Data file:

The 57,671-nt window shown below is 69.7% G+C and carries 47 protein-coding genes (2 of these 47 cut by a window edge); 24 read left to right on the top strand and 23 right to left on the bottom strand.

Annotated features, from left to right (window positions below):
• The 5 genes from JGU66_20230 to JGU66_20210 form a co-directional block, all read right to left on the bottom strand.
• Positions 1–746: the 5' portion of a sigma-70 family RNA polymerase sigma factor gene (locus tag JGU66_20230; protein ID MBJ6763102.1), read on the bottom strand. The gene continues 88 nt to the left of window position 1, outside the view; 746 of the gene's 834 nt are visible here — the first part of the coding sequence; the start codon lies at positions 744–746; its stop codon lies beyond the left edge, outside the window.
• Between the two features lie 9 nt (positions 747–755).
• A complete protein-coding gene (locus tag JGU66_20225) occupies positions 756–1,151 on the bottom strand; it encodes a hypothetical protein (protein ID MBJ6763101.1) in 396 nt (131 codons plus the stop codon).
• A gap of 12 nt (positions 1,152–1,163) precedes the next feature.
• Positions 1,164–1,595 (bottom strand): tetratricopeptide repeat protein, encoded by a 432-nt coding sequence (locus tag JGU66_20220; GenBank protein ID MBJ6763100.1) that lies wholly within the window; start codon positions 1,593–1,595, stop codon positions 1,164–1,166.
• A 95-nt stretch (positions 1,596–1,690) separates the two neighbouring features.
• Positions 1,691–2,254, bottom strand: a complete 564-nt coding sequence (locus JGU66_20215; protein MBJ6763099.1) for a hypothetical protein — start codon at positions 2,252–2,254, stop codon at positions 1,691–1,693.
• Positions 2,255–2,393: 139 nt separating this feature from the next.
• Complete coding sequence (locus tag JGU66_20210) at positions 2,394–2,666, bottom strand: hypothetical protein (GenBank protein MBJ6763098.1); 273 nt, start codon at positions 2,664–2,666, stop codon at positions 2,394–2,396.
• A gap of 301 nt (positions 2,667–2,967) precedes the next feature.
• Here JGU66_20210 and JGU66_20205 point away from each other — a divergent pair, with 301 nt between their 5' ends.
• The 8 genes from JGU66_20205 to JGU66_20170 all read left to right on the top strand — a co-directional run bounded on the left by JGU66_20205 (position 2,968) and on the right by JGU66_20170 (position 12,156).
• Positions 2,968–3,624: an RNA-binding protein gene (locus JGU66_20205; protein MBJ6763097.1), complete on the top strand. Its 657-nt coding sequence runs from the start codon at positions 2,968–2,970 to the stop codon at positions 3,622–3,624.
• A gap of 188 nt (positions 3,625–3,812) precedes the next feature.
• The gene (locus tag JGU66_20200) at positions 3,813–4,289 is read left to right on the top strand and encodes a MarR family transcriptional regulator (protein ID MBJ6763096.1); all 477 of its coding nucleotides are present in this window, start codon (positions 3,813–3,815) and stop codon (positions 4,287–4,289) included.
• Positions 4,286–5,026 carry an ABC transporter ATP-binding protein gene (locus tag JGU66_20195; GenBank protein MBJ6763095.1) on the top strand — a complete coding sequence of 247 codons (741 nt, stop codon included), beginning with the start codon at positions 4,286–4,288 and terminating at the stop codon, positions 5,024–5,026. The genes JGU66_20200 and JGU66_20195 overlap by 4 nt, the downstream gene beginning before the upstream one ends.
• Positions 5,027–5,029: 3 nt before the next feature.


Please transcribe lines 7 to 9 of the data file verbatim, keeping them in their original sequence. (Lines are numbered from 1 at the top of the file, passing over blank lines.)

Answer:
• A gap of 12 nt (positions 1,152–1,163) precedes the next feature.
• Positions 1,164–1,595 (bottom strand): tetratricopeptide repeat protein, encoded by a 432-nt coding sequence (locus tag JGU66_20220; GenBank protein ID MBJ6763100.1) that lies wholly within the window; start codon positions 1,593–1,595, stop codon positions 1,164–1,166.
• A 95-nt stretch (positions 1,596–1,690) separates the two neighbouring features.